KJIPUKTUK (Halifax) – I first wrote about this week’s featured video in 2013, fairly early in my new career as a reporter.
I liked it then. Now, three years older, I love it for the truth it tells.
In 2013 I was just beginning to learn about poverty in Nova Scotia. Like most Nova Scotians I had always assumed that by and large the government was there to protect poor people.
You know, to make sure that no child in Nova Scotia would ever go hungry, no mother would ever be homeless.
I thought that when a public housing neighborhood experienced a mice infestation the Housing Authority would genuinely want to fix that.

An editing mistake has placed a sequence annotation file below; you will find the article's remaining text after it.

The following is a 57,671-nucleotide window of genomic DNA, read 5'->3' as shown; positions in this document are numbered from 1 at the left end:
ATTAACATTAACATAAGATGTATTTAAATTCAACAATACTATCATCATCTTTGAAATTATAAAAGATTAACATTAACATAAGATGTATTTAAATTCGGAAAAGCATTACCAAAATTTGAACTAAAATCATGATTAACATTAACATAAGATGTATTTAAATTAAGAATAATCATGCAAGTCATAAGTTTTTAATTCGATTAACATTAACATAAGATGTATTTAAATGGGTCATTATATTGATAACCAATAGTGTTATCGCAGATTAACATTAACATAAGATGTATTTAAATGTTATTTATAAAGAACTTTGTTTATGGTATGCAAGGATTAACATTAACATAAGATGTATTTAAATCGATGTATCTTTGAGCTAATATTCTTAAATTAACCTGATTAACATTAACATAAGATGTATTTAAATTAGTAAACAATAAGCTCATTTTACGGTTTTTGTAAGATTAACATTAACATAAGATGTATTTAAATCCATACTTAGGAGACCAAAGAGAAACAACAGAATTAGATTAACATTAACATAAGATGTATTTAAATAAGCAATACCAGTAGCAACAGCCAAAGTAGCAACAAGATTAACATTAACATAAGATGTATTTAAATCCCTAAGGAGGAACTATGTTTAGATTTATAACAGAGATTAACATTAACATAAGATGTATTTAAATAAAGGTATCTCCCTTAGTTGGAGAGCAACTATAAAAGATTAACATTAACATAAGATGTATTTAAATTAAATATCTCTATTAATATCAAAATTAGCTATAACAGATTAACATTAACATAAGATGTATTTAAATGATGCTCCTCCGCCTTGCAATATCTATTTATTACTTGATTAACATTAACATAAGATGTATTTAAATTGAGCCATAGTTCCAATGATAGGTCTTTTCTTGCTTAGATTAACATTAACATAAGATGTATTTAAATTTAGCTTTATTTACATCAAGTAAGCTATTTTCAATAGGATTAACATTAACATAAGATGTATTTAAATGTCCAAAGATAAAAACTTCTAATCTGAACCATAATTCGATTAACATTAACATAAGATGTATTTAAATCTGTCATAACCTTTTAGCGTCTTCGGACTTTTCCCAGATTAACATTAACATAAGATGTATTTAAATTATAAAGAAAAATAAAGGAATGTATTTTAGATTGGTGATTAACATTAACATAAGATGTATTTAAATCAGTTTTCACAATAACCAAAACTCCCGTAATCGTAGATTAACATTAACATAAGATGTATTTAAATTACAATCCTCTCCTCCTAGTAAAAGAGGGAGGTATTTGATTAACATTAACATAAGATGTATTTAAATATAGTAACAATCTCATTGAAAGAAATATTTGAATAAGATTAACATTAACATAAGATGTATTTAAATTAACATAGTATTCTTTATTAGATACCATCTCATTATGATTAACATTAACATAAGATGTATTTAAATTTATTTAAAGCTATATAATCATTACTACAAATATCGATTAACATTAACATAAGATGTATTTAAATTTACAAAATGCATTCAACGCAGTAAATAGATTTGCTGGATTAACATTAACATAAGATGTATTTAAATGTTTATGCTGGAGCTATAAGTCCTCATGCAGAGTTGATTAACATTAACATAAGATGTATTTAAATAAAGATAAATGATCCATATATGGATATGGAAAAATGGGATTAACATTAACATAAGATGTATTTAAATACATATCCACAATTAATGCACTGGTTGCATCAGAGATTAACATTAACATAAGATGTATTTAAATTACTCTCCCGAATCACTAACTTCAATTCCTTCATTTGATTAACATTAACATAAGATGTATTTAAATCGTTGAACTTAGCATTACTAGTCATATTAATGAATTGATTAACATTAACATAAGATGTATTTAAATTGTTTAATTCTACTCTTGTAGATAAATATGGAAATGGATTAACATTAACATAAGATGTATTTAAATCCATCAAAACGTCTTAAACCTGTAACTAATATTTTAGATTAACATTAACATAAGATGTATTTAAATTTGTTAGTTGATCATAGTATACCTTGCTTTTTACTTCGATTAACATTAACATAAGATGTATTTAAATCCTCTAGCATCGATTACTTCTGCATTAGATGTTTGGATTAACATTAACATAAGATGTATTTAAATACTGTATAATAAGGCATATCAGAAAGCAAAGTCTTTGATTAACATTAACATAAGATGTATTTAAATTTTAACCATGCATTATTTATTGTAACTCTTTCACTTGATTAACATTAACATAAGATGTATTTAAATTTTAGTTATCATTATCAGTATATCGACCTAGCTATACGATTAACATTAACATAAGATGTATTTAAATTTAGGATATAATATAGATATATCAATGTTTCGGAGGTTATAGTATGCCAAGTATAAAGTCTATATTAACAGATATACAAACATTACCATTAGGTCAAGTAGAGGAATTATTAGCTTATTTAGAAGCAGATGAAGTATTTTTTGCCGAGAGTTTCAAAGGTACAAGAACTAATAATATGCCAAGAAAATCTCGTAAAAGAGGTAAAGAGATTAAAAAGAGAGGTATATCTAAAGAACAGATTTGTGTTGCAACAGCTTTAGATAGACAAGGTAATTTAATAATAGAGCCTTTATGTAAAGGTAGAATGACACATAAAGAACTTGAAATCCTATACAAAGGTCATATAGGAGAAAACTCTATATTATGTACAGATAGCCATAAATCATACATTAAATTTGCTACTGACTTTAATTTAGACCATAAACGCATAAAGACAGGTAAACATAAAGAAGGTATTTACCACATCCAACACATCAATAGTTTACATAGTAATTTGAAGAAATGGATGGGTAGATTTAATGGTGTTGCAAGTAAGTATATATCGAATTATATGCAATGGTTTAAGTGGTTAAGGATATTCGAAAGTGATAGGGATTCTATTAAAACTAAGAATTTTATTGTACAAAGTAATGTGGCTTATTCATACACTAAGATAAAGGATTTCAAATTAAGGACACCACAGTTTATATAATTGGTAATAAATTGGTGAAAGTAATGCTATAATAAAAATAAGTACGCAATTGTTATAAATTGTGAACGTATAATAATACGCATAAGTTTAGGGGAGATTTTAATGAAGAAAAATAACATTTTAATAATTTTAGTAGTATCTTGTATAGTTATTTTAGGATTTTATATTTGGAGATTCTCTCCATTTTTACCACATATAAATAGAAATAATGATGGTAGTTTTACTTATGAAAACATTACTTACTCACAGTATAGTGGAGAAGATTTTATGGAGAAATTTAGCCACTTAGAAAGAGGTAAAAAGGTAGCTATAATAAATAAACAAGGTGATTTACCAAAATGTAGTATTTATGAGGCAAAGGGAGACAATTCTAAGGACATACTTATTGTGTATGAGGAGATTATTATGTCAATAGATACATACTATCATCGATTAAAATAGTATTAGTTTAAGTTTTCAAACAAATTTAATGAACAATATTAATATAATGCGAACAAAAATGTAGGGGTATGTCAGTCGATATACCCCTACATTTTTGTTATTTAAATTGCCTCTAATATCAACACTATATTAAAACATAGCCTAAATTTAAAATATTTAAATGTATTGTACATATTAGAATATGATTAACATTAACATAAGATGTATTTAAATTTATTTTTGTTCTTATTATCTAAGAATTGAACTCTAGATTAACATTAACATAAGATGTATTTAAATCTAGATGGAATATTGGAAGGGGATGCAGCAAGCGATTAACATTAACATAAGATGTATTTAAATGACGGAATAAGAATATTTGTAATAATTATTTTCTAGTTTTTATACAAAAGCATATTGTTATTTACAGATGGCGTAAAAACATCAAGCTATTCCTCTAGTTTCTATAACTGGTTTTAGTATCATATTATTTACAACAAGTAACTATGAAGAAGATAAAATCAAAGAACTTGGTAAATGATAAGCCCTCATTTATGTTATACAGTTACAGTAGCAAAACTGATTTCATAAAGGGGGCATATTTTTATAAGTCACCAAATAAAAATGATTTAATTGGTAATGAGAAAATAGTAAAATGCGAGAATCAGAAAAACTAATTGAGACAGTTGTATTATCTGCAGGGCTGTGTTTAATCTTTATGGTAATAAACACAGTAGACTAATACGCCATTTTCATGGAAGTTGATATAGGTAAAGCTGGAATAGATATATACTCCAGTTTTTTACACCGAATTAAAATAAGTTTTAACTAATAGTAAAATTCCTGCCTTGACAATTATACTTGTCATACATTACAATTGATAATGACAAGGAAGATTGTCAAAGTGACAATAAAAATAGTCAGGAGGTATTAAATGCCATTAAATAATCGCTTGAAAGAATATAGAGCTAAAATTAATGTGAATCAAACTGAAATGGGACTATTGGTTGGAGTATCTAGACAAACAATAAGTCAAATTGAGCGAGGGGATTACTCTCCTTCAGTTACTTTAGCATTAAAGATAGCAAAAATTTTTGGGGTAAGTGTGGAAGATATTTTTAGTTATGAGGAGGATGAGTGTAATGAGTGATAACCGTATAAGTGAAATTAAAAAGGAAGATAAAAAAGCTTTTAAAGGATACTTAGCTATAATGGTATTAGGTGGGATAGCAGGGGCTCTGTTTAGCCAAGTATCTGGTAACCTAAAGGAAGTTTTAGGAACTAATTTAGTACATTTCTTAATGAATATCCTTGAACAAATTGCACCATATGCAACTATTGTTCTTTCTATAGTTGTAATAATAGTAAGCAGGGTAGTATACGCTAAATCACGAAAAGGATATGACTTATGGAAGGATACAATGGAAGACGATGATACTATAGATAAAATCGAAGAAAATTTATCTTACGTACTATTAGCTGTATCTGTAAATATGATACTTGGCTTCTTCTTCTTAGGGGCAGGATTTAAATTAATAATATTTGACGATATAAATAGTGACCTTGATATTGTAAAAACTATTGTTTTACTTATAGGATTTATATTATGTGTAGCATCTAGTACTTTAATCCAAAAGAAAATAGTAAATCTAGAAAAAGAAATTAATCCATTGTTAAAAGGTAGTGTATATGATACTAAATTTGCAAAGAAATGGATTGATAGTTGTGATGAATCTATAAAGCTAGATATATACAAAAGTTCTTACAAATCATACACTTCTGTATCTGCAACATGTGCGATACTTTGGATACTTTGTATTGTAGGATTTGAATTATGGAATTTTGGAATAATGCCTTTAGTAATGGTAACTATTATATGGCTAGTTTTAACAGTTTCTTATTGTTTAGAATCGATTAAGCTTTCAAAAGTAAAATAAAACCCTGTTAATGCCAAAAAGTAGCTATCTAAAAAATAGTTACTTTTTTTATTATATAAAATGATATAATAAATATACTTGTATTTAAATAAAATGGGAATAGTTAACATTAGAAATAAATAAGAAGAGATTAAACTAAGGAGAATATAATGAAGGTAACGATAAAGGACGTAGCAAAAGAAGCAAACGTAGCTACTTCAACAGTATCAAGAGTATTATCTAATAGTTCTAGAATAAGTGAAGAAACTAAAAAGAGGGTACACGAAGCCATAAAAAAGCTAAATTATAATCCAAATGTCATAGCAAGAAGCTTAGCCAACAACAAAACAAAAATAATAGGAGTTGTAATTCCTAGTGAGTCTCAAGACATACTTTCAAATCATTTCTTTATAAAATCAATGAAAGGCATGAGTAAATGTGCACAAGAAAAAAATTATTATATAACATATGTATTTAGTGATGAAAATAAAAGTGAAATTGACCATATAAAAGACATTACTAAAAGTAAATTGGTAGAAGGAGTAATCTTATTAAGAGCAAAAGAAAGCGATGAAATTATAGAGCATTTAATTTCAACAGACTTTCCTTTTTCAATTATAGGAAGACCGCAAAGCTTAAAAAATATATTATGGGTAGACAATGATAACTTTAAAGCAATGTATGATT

In 2013 I was beginning to realize this wasn’t true.
Now, three years of reporting later, I know it isn’t true.
The documentary, by filmmaker Kimberly Smith, puts 14 people from Kings County in front of the camera, and lets them have their say. They all struggle with poverty.
Some also struggle with addiction or mental illness, some are homeless, some live with disabilities.
Their stories are different.
The common theme is that when you’re poor in Nova Scotia, you’re on your own.